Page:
Reply to
jaxmar coughed up some electrons that declared:
Hi Martin,
Thanks for the excellent explanation. Yes, the V4600C looks like the part, after I googled for it. 60-80 quid, not bad.
OK, if this is not normal behaviour, then I guess I should get a replacement scheduled.
Should I consider it dangerous in its present condition, that is, might the diaphram fail and piss gas everywhere, or are these things generally failsafe?
I'm surprised the fitter I had didn't know any of this (I did ask) - he seemed not very experienced, but that's another issue and I'm taking that up with his employer...
Many thanks for your time,
Reply to
Tim Southerwood
Tim Southerwood coughed up some electrons that declared:
I have decided to shut the main gas off when I'm not there just in case, until I have more information.
Reply to
Tim Southerwood
Yes it's dangerous but not for the reason you state. That the gas is not (fully) controlled is the issue.
This does seem surprising since controls such as these are a part of the core syllabus of training for registered fitters.
Reply to
Ed Sirett
Ed Sirett coughed up some electrons that declared:
Which I guess may potentially lead to the same outcome, say if the pilot light blew out, then the main burner was fed via the faulty valve. Ouch, now I'm scared. The gas goes off as soon as I get down there today.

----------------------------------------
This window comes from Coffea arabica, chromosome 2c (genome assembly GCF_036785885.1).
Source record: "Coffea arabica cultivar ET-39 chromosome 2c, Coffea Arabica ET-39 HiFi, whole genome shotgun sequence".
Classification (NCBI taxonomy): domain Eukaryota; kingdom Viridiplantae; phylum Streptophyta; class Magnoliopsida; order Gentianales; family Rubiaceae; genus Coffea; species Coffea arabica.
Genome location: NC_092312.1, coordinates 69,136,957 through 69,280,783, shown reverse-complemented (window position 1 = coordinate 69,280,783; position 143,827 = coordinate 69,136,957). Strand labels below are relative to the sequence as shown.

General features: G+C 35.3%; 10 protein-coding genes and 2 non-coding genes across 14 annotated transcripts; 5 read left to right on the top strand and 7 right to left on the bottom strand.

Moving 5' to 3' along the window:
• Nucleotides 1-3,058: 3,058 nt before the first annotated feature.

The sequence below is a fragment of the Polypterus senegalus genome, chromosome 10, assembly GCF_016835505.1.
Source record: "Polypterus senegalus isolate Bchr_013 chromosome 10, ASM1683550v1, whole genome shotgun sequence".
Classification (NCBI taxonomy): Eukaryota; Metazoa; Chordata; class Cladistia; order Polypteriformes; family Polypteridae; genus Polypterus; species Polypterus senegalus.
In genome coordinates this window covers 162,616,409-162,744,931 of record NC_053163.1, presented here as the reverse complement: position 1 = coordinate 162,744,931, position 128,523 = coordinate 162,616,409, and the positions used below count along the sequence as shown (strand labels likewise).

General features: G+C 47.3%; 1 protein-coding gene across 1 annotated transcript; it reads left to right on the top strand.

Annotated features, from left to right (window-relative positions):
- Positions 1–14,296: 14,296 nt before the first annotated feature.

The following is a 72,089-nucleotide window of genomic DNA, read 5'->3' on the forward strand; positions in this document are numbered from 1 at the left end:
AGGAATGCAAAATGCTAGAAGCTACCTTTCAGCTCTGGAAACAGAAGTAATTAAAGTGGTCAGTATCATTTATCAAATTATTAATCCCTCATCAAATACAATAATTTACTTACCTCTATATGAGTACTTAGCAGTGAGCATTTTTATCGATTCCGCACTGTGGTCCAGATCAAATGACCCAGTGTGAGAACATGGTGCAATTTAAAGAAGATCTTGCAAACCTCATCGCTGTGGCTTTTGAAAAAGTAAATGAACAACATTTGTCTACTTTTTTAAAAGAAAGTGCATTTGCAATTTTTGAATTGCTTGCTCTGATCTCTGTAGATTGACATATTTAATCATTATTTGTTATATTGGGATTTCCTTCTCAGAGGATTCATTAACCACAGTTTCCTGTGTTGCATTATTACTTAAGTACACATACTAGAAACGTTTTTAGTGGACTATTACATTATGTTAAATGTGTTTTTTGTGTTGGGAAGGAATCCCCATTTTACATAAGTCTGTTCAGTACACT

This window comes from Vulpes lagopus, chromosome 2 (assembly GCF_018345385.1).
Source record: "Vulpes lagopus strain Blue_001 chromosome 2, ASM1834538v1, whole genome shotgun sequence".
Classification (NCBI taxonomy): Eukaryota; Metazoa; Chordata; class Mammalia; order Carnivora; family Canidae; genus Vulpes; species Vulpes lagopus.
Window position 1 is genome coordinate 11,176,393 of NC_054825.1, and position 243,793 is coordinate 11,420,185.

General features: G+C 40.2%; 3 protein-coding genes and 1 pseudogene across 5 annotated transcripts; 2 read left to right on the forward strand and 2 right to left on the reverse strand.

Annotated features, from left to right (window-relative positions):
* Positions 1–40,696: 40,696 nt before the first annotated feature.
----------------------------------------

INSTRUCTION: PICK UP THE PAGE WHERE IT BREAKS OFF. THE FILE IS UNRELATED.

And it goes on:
I'm generally surprised. I'm a layman WRT gas, but:
When the fitter couldn't get the burner to fire, there was much head scratching and wondering if the controller was supplying any power to the boiler.
I suggested it should be as the controller was on, (manual call for heat and neons lit up), and both the tank and hall thermostats were set to max. Heating had been working days prior.
He then wondered aloud about the boiler thermostat. After about 10 minutes of fiddling, I got bored with waiting for him to do what seemed obvious, ie. go and get his multimeter and start testing. So I broke my policy of non interference with professionals-at-work and went and got mine and offered assistance, which was happily received.
Didn't take me long to prove to him that there was power to the boiler. I then proved the boiler stat was working correctly then prove power to the valve. It's not a complicated valve, 2 terminals L+N.
Despite this, every now and then he kept wondering if it was the programmer or wiring or something else. I politely pointed out that if the valve was powered, but not operating, then it was reasonable to deduce that the valve may have a problem.
Ed: could you comment on one other thing, if you wouldn't mind, from a CORGI POV:
First thing he asked for was the boiler instructions, which I found (this isn't my house, so I was lucky there).
Unfortunately, the instructions for the fire were not included and I couldn't find them.
He said he didn't know where to place the smoke match on that fire, so he didn't appear to manage to complete a smoke test (the one effort he tried had smoke coming back out into the room). I should add that his smoke test of the main burner had clearly proven to me that the chimney was fine.